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Filing for Bankruptcy

First you want to make sure that there are no other alternatives. A bankruptcy can remain on your credit for up to ten years.
Before you can file for bankruptcy, you must receive credit counseling by an agency approved by the United States trustee’s office. Once you have done this, the agency will give you a certificate showing that you met the requirements. You must then file this certificate along with a packet of forms listing what you own, earn, owe, and spend, to the bankruptcy court. You will also need to submit proof that you filed federal and state tax returns for the previous four years.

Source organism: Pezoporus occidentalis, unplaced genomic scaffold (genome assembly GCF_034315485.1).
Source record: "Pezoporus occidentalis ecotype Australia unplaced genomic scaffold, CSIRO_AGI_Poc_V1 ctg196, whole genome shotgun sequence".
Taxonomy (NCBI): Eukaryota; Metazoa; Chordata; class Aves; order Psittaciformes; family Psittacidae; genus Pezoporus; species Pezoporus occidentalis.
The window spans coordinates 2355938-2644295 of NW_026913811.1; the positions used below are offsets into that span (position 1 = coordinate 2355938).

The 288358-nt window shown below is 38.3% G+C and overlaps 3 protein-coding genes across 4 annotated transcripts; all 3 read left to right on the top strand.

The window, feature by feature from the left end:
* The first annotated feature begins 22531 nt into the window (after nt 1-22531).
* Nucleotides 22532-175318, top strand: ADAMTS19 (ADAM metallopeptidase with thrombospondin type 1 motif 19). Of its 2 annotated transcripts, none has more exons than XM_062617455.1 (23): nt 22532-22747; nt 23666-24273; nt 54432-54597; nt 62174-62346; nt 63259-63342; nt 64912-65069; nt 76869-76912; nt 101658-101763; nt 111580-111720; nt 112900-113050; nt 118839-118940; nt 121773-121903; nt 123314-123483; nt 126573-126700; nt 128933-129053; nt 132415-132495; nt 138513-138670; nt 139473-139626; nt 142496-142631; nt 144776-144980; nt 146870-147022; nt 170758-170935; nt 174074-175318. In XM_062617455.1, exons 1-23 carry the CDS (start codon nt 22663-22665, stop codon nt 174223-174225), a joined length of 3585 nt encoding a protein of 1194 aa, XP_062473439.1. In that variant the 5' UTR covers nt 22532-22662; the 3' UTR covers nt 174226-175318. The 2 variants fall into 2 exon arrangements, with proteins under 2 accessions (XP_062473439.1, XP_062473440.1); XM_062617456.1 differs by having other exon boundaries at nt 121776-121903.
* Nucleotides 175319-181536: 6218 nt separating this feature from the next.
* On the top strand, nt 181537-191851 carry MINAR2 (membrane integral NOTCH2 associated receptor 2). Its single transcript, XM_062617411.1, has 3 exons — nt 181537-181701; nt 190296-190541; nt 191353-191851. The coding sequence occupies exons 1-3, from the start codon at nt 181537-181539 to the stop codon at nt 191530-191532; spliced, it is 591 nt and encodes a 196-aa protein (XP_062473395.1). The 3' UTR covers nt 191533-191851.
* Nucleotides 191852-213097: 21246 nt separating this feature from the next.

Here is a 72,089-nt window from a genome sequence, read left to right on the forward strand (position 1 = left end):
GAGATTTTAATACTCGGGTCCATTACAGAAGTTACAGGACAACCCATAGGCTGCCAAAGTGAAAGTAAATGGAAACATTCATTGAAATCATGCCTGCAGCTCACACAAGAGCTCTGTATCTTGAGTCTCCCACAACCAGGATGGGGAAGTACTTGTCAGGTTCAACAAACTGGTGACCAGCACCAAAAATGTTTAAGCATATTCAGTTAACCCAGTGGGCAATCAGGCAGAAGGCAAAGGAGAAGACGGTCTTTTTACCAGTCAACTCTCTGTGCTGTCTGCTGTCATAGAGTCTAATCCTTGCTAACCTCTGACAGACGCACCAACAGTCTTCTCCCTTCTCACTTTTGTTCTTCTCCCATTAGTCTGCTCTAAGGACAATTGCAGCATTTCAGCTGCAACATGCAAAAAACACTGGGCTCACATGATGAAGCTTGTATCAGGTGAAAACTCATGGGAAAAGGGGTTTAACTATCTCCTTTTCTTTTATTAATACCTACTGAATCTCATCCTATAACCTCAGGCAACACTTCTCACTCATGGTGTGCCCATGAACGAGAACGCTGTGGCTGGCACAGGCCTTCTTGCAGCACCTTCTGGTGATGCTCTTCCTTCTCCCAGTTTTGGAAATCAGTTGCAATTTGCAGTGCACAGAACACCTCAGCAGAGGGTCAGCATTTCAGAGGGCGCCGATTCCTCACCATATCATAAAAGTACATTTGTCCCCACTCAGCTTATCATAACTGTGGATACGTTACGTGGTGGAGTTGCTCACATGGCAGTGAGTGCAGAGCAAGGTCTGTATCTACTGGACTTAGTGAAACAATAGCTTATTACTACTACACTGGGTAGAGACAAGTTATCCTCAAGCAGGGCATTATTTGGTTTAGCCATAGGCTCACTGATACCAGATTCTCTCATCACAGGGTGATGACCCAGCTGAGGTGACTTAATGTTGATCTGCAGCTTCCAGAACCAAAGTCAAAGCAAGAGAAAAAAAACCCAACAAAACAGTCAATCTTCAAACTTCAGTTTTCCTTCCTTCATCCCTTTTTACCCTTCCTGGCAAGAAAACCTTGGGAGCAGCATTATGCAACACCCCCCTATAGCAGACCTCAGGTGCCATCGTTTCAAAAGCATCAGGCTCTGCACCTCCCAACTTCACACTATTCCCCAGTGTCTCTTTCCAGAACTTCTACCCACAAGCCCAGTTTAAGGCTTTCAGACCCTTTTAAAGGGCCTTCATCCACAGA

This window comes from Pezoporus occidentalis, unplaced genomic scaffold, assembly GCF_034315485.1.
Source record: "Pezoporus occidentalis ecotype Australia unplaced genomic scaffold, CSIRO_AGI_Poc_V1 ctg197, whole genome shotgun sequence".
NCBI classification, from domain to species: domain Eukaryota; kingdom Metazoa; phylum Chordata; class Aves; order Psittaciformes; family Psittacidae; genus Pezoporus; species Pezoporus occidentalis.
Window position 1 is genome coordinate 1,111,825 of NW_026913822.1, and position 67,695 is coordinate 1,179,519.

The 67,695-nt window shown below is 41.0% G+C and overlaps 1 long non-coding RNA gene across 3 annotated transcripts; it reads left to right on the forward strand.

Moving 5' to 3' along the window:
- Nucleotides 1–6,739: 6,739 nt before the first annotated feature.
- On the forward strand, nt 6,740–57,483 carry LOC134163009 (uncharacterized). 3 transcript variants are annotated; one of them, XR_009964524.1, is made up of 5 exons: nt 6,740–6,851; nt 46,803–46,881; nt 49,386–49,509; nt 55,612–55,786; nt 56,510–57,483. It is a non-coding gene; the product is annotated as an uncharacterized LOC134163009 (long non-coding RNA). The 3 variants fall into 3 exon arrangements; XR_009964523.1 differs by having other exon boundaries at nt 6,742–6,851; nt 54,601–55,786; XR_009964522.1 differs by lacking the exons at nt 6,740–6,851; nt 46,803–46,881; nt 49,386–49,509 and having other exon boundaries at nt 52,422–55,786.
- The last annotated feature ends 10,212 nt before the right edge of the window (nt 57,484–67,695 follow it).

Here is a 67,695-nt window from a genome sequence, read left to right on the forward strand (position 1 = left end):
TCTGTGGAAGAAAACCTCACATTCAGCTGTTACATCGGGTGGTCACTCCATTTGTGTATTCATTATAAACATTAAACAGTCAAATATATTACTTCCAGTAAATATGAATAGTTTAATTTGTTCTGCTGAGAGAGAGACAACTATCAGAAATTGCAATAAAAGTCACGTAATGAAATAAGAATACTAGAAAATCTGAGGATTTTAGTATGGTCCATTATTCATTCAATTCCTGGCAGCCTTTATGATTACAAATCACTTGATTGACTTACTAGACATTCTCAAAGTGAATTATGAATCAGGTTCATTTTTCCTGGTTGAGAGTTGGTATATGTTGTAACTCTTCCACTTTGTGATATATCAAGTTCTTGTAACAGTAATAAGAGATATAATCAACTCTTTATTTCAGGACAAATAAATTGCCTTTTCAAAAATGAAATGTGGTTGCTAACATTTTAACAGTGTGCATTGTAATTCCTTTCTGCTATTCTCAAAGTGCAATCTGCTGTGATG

If you are filing for a chapter 13 bankruptcy, you must also file a chapter 13 repayment plan showing how you will pay off your debt and pay the filing fee.

It is a good idea to be working with an attorney on this. A bankruptcy attorney will save you countless hours of worrying and frustration. They will assist you in deciding which chapter of bankruptcy is right for you and will walk you through every step of the bankruptcy process. You can also then refer all creditors to your lawyer’s office and they will be able to speak on your behalf.